When the weather's nice, everything grows. It's a wonderful thing when flowers burst into bloom; not so nice when weeds do the same.
If you want to get rid of unsightly weeds, but you don't want to use toxic chemicals, try these environmentally sound techniques:
Image result for hand weeding plants
Begin by cutting the weeds close to the ground with a pair of garden shears. This weakens the weed and makes it more apt to succumb to super-heated water. Fill a tea kettle with water, and bring it to the boiling point. Pour the boiling water directly into the weeds, and that will be the end of them.
Weeds such as crabgrass and clover need plenty of sunlight. Cover them with a layer of newspaper, and they won't be able to grow. Secure the paper with a few well-placed rocks to keep it from blowing away. It won't take long for the lack of light to kill the weeds.
If you want to do away with everything that grows in a particular part of your yard, apply salt. Rock salt and table salt are both very effective plant killers. Use with caution, however, because the salt application will make the ground unsuitable for planting anything for a long time.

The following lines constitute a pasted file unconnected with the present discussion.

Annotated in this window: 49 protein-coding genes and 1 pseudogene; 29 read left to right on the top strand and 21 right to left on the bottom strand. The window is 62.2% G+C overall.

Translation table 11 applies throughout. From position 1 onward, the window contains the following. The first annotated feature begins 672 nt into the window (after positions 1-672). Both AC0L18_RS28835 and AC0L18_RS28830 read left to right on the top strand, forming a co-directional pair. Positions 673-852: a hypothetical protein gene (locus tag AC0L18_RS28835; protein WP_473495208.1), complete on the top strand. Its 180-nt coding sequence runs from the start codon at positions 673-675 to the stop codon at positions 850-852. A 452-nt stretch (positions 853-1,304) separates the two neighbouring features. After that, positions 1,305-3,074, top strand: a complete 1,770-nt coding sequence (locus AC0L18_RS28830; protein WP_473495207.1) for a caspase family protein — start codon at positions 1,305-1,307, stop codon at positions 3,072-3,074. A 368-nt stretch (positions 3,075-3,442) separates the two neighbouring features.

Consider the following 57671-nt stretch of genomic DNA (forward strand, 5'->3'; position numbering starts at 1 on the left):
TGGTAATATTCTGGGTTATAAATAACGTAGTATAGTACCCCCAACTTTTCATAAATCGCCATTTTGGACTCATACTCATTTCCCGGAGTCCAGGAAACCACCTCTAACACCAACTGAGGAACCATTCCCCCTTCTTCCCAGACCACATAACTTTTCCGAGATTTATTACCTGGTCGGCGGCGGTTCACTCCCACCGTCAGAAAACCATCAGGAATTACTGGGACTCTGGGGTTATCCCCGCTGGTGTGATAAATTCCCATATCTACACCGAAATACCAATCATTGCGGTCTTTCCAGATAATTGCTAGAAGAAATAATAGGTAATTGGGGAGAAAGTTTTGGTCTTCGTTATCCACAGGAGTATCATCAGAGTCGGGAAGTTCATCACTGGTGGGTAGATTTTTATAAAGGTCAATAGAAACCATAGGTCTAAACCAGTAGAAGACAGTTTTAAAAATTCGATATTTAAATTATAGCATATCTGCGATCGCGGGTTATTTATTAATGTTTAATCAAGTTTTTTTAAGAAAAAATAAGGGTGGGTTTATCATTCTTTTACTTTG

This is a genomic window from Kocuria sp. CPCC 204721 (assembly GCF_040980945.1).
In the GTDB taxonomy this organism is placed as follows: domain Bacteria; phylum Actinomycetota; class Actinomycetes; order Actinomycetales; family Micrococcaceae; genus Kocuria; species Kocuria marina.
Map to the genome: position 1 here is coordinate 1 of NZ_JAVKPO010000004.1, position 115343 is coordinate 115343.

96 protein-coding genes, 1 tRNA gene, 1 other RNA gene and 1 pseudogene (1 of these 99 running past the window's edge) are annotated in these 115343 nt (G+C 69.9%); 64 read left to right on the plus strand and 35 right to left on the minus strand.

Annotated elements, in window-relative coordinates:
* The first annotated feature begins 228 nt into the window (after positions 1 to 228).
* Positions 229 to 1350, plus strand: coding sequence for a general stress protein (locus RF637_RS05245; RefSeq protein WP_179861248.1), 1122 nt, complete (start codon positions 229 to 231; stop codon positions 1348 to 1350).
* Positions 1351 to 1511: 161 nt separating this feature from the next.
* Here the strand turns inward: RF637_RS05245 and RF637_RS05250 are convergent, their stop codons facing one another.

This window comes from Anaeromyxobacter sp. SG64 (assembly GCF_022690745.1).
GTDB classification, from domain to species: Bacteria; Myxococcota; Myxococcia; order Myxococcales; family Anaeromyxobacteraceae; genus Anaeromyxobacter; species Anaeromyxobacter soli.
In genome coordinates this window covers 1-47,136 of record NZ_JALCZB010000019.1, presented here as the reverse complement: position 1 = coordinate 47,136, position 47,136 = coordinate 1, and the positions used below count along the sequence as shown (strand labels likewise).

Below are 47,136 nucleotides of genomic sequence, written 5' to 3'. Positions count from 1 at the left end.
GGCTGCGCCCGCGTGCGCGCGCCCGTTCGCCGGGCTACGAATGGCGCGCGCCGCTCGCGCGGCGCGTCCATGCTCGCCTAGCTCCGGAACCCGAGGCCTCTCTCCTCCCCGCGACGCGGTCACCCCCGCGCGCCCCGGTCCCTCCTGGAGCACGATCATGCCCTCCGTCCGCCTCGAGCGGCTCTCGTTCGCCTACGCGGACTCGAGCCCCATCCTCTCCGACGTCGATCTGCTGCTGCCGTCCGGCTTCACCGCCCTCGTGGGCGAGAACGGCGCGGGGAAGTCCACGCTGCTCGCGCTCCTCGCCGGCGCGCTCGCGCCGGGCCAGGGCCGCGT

Vinegar is an effective weed killer that's especially useful for getting rid of dandelions, plantain, burdock and other weeds with long tap roots. Simply douse the center of the weed with a generous amount of white vinegar, and they'll practically shrivel before your eyes. You can even use the leftover juice from a jar of pickles to kill bothersome weeds.
The most environmentally-safe way to do away with weeds involves a pair of gardening gloves and a bit of elbow grease. Pulling weeds is a time-honored tradition and provides healthful exercise, too. Pulling weeds from damp soil is relatively easy, so plan to yank weeds after a rain shower or after watering your garden.
Try these simple, planet-friendly tricks to rid your lawn and garden of weeds without doing any damage to the environment.
Source of Information on Environmentally Safe Weed Control